History of the Regional Tide Clocks
During the 1990’s, Ocean Clocks had an idea that would enhance the standard time tide clock currently produced by offering a regional time tide clock that would display high water at the major and minor ports of local regions. If you have checked your local tide time tables you will see that the high tide time differ from port to port. There is a time difference from one port to another as the high tide time makes its way around the coastline. In some regions the tidal difference from one port to another can be as much as 6 hours stretching over the length of the state or regional coast. This could be due to many factors such as local land masses, estuaries, currents and ocean basins. The calculation of these time differences will generally not change except under the influence of bad weather. Over the many years that Ocean Clocks has been developing their regional tide clock, they have collected and plotted data from around the world. This data aids in calculating the correct time difference of the high tide related to the port angles situated on the face of the time tide clock.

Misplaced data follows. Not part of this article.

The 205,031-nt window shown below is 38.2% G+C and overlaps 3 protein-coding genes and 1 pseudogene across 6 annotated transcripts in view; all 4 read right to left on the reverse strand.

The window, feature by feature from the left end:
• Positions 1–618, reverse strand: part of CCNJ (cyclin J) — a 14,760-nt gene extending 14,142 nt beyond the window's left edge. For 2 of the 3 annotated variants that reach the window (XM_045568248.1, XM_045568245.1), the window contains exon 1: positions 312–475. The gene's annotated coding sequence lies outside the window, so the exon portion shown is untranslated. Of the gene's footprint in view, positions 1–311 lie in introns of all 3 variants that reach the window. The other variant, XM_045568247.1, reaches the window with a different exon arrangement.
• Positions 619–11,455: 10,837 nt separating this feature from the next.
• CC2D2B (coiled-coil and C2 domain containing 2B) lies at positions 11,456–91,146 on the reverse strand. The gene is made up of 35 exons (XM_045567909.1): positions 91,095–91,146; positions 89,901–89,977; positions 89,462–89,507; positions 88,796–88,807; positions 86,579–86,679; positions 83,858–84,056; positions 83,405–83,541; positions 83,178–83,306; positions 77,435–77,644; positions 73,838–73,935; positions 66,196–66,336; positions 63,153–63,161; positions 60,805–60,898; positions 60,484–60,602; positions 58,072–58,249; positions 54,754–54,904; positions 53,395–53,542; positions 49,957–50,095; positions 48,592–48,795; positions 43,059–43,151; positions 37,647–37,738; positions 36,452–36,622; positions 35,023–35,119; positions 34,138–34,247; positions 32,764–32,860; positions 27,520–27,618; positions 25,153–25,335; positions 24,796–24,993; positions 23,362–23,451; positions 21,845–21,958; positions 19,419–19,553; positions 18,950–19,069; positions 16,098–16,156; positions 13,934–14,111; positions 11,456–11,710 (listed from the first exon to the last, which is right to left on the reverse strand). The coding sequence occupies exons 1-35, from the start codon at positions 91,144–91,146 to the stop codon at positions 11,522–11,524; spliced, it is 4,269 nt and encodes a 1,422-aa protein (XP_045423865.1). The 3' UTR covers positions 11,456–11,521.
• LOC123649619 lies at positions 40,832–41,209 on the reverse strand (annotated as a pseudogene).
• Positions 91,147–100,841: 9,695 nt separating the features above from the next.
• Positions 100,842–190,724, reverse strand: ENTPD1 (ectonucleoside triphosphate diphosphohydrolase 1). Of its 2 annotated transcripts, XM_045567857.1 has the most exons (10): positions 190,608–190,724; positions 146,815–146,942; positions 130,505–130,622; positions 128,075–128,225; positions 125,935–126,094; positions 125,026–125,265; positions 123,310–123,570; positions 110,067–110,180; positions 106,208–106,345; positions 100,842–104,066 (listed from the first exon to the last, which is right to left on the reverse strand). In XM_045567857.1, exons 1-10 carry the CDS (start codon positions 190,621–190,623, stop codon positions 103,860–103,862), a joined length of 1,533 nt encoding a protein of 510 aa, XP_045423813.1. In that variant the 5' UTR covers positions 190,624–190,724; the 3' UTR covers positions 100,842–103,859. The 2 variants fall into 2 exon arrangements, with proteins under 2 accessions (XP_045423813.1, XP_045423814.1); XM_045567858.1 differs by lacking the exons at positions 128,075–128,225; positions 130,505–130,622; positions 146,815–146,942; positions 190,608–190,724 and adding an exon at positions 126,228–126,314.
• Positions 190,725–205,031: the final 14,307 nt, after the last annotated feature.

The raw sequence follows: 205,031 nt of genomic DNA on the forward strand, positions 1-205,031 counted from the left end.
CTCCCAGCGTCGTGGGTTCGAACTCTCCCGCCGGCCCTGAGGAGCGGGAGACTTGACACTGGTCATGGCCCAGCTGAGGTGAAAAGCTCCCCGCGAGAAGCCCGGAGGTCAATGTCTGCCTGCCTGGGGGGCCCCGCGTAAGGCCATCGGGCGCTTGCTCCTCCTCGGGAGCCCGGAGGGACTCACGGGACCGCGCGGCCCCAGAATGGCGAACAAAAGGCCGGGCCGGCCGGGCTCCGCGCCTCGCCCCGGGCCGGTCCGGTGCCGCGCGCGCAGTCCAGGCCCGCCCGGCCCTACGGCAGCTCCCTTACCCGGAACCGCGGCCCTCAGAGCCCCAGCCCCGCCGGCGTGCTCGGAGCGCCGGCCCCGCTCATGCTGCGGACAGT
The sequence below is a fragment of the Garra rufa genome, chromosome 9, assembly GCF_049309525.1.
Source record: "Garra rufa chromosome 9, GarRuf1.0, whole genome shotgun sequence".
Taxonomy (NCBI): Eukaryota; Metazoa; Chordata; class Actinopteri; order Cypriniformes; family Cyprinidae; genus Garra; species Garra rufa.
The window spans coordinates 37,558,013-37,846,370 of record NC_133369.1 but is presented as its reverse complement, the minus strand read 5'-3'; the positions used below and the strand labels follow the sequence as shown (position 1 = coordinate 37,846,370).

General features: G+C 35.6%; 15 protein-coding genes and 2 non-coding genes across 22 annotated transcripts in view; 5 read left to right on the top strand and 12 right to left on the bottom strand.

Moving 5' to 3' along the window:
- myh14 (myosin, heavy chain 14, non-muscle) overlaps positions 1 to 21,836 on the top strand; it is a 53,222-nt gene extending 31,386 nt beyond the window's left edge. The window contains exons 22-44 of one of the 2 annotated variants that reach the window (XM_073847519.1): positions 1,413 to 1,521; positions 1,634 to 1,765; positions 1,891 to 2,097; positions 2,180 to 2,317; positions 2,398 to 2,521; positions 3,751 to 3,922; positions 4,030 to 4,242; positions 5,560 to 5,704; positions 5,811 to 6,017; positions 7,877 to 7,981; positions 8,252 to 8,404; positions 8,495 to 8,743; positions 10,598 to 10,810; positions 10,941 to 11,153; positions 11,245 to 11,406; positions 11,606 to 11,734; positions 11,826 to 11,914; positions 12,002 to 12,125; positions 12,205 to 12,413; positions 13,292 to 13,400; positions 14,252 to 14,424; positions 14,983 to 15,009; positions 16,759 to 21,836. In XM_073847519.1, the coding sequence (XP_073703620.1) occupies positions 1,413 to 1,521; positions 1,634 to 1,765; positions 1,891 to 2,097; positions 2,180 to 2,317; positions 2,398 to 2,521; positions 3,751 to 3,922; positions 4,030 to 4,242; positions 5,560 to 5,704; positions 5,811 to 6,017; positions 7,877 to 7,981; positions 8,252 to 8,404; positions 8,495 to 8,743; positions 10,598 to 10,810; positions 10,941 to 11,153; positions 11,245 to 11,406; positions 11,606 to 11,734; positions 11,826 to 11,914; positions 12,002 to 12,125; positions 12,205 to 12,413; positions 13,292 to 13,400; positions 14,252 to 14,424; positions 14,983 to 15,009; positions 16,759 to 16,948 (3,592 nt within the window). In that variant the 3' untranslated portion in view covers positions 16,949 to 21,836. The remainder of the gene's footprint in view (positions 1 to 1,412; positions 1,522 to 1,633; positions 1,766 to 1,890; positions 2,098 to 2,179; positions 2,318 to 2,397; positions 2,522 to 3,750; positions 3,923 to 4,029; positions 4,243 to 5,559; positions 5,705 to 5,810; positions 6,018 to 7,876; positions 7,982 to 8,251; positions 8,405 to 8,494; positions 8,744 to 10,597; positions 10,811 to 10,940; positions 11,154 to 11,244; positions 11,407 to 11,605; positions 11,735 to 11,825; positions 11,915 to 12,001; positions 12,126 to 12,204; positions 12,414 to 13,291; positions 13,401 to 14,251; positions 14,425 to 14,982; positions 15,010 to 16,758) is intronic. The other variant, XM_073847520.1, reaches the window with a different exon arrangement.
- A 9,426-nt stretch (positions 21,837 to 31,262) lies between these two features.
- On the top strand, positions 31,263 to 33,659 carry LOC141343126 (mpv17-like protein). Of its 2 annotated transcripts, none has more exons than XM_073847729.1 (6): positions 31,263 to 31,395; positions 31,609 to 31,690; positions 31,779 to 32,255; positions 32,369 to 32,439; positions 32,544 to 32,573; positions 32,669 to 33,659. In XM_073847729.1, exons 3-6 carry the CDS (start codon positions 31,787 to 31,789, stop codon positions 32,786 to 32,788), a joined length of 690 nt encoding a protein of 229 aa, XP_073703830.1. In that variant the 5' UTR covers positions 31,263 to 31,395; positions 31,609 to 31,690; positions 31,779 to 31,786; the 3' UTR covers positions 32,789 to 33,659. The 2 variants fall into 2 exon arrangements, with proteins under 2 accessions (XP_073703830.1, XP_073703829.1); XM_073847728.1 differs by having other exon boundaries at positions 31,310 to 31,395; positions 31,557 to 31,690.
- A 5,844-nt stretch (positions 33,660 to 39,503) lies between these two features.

The blue tide hand on the Ocean Clocks time tide clock is designed to track the moon's orbit to approximately predict the tides. The tide time differences between all of the ports have been calculated to predict the high tides before and after the major port in your region. Ocean Clocks localized time tide clock displays high tide, low tide, and the high tide time difference between ports and waterways of a specific coastal region. Once set, our regional time tide clock may be used as a tide timetable or tide chart to observe harbor tide, beach tide, fishing tide, local surf, or for general boating use in that region (periodic adjustment needed).